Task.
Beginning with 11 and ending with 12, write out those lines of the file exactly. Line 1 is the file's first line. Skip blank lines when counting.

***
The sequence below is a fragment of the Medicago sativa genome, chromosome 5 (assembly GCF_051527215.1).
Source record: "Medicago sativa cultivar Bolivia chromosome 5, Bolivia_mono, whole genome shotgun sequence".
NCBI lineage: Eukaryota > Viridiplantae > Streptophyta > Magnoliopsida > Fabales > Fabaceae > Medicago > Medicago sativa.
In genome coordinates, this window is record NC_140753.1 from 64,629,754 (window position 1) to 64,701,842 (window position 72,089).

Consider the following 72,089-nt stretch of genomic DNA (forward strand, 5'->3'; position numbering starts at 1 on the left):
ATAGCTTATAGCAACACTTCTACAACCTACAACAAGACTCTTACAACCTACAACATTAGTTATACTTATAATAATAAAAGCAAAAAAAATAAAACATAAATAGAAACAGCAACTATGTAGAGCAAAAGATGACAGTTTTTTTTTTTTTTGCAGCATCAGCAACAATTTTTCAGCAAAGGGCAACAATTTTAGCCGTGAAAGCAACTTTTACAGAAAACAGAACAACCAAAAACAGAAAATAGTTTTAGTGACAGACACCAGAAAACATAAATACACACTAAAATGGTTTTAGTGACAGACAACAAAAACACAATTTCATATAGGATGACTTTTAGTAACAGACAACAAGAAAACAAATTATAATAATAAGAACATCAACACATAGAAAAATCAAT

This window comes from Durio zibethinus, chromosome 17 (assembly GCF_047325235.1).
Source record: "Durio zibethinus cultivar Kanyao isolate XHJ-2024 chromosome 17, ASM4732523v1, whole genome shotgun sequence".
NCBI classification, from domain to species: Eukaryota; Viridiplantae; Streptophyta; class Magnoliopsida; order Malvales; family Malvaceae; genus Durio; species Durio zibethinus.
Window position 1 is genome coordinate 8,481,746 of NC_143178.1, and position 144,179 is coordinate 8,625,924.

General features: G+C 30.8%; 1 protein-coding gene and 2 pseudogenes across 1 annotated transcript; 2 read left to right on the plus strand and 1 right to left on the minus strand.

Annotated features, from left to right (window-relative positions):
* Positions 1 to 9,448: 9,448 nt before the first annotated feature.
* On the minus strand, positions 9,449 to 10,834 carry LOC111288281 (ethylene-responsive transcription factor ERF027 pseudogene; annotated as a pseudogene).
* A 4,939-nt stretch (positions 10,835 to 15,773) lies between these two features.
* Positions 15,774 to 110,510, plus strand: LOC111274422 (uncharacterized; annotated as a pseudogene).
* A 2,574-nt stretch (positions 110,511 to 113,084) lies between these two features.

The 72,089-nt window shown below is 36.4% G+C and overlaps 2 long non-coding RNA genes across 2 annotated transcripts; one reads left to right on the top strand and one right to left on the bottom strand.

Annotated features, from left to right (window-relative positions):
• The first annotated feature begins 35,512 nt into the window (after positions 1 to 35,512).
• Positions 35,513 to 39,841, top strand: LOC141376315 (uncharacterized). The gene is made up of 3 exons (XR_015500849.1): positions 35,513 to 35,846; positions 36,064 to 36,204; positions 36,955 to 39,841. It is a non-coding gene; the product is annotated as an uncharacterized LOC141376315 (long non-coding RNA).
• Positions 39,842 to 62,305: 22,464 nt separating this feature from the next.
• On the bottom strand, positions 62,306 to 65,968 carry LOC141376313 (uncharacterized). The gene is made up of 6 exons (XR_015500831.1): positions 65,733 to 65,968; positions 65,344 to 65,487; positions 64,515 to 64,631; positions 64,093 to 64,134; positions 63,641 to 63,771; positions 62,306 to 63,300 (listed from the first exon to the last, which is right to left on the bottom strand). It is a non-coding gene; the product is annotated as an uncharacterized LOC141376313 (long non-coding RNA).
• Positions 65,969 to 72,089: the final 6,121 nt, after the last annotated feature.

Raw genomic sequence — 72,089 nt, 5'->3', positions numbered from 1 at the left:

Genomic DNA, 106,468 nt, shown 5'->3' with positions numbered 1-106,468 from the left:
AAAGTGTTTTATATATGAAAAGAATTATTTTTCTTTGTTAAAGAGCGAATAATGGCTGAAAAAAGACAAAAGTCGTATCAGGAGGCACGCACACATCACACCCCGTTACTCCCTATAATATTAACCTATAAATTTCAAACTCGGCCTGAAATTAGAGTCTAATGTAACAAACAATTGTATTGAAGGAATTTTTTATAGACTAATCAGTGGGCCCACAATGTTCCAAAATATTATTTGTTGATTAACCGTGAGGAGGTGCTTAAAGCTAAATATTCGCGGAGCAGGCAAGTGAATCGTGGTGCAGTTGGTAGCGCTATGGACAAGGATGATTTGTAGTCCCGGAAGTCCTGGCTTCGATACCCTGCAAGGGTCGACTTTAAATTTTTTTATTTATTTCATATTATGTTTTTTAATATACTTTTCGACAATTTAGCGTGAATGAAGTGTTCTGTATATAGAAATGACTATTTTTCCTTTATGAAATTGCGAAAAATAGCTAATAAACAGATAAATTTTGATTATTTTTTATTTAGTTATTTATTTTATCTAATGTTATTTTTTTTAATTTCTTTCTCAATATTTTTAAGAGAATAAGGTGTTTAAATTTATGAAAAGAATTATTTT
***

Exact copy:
General features: G+C 30.8%; 1 protein-coding gene and 2 pseudogenes across 1 annotated transcript; 2 read left to right on the plus strand and 1 right to left on the minus strand.

Annotated features, from left to right (window-relative positions):